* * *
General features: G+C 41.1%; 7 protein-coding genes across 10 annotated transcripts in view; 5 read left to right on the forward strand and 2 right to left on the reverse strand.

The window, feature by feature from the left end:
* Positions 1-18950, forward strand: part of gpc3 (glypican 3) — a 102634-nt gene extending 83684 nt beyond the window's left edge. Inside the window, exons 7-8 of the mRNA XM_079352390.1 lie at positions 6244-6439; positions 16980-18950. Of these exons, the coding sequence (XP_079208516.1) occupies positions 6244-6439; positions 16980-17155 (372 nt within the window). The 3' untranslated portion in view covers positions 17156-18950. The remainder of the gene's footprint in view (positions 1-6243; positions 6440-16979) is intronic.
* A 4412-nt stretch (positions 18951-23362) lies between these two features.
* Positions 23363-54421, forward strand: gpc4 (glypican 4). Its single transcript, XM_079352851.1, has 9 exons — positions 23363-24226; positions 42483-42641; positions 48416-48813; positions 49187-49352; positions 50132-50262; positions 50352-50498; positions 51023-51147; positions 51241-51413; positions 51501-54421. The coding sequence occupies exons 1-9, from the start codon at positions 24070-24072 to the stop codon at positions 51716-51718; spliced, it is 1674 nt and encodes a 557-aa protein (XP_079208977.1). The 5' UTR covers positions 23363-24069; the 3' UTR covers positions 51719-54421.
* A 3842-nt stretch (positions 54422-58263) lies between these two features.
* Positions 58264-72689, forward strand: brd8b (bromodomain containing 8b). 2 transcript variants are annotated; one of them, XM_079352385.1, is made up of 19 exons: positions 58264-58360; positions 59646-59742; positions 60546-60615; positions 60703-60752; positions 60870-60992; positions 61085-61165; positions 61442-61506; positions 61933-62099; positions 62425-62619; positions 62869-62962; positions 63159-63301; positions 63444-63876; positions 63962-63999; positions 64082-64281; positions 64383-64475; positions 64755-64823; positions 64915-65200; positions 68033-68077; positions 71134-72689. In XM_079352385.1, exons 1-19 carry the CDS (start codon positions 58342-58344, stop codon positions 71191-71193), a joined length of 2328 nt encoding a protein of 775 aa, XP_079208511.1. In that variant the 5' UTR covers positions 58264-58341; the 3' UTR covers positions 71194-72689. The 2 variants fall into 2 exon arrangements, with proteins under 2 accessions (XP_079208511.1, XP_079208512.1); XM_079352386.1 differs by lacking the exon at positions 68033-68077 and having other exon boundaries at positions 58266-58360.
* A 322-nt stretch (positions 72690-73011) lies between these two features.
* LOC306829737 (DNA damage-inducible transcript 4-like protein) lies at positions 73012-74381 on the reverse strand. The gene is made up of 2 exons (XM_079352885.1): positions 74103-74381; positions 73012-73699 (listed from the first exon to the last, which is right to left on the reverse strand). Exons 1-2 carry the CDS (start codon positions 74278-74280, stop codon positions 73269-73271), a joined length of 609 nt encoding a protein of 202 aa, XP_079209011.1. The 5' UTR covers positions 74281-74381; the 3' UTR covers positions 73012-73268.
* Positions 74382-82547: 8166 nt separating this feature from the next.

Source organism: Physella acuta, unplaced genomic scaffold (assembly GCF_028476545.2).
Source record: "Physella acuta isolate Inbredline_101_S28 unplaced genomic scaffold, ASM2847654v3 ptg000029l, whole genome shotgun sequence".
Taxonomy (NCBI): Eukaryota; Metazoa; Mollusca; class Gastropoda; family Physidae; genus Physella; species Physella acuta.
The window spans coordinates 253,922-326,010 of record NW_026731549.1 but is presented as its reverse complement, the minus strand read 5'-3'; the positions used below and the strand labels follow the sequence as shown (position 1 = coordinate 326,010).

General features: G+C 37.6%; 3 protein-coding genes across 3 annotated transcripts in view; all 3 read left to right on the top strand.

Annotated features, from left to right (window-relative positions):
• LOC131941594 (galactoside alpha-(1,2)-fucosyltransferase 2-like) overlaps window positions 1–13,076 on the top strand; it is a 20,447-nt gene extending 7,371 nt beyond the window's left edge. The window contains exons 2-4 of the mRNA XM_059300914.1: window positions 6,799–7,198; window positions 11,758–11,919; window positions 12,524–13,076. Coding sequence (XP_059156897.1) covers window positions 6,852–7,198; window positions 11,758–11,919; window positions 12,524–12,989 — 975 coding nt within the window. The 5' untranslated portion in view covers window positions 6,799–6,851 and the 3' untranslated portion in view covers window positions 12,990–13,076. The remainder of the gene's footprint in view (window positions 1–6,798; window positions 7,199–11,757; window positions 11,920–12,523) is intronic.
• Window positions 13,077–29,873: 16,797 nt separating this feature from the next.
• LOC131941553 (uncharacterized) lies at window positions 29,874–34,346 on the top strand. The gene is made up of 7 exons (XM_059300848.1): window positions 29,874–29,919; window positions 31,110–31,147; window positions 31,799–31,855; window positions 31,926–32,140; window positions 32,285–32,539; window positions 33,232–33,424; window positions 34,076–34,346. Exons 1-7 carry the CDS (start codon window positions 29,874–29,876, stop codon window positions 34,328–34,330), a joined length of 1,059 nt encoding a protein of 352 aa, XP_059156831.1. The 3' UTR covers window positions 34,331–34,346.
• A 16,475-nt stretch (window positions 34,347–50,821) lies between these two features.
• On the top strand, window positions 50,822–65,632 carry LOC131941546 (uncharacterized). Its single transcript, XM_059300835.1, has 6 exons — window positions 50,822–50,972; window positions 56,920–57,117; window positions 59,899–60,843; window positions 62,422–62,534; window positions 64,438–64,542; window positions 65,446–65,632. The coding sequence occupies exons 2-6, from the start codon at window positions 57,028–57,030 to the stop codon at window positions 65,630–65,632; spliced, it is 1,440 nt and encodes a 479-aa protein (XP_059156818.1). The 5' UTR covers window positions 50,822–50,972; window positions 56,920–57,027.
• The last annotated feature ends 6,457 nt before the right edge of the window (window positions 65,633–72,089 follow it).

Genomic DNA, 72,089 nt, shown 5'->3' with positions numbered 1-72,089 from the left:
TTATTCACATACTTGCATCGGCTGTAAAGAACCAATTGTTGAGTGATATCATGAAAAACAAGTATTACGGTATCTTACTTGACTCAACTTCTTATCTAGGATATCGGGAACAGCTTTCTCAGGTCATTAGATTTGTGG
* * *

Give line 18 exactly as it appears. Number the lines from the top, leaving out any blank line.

• Window positions 13,077–29,873: 16,797 nt separating this feature from the next.